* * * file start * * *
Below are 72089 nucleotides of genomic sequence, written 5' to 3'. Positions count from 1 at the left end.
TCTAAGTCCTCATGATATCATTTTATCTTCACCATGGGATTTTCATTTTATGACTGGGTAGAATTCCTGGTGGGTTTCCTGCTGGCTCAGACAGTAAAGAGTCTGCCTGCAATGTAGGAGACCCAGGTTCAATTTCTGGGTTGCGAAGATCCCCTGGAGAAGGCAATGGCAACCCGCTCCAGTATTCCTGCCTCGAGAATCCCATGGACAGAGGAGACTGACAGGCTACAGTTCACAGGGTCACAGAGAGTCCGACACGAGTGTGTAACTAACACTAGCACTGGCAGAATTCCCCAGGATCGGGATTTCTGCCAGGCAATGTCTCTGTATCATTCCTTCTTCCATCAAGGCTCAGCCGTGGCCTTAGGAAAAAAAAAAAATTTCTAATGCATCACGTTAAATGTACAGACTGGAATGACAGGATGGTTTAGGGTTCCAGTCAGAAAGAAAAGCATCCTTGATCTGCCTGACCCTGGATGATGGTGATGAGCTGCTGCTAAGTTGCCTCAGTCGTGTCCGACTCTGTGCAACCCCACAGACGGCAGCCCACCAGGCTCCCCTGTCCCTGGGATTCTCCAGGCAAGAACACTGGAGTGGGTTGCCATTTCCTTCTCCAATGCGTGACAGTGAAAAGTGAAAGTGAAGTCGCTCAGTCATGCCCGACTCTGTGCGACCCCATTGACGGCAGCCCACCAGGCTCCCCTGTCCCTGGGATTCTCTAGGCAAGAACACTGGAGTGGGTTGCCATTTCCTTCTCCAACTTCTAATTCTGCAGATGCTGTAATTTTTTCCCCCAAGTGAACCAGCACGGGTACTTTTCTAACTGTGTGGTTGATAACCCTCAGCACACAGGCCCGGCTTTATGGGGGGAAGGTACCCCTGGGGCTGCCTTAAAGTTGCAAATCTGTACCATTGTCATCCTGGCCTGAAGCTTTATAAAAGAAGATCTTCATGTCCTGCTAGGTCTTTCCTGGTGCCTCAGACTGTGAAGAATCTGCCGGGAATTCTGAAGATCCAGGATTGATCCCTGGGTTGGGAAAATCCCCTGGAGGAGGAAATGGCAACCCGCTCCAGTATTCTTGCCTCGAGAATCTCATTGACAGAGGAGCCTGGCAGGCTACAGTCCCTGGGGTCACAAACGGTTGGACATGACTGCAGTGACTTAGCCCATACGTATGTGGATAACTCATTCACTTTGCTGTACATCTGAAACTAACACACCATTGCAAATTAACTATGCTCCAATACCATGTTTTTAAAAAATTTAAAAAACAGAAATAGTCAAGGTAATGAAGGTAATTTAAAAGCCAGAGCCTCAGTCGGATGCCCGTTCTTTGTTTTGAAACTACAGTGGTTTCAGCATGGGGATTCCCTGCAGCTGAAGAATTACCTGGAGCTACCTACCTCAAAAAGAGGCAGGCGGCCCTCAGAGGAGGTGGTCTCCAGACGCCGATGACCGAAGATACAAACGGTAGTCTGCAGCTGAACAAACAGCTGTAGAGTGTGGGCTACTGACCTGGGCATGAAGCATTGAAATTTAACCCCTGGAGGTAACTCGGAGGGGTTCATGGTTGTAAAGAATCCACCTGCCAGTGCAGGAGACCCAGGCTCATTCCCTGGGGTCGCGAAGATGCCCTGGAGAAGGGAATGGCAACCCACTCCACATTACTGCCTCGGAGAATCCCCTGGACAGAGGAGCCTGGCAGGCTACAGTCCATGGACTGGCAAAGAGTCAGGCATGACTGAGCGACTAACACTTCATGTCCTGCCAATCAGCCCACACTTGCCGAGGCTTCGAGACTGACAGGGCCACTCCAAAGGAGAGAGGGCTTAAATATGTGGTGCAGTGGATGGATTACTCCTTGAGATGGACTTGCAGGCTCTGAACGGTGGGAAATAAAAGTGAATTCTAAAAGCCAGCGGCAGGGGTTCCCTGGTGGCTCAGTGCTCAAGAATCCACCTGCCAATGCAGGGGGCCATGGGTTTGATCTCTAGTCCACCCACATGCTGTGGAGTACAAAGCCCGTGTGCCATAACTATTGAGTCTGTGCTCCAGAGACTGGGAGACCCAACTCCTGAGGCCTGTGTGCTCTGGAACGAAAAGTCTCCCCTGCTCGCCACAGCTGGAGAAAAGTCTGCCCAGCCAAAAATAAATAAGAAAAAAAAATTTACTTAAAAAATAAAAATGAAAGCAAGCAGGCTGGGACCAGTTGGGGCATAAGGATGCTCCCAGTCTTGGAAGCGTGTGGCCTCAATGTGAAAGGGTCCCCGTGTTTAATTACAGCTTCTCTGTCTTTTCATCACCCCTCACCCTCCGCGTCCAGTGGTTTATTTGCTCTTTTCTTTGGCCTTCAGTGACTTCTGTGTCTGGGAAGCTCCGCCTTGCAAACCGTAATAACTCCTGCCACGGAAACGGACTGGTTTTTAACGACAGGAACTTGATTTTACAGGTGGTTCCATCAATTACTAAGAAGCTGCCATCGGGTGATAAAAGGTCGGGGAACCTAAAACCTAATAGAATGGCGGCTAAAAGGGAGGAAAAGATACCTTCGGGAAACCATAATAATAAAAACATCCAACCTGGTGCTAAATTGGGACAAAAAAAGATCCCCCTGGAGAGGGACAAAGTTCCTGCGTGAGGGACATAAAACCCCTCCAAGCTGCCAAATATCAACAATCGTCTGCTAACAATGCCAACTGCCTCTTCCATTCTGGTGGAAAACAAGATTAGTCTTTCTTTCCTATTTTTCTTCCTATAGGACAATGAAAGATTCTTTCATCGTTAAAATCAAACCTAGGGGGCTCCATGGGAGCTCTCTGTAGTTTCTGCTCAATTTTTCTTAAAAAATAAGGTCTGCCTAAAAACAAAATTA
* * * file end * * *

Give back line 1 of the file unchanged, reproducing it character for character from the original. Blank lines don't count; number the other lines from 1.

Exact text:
Below are 72089 nucleotides of genomic sequence, written 5' to 3'. Positions count from 1 at the left end.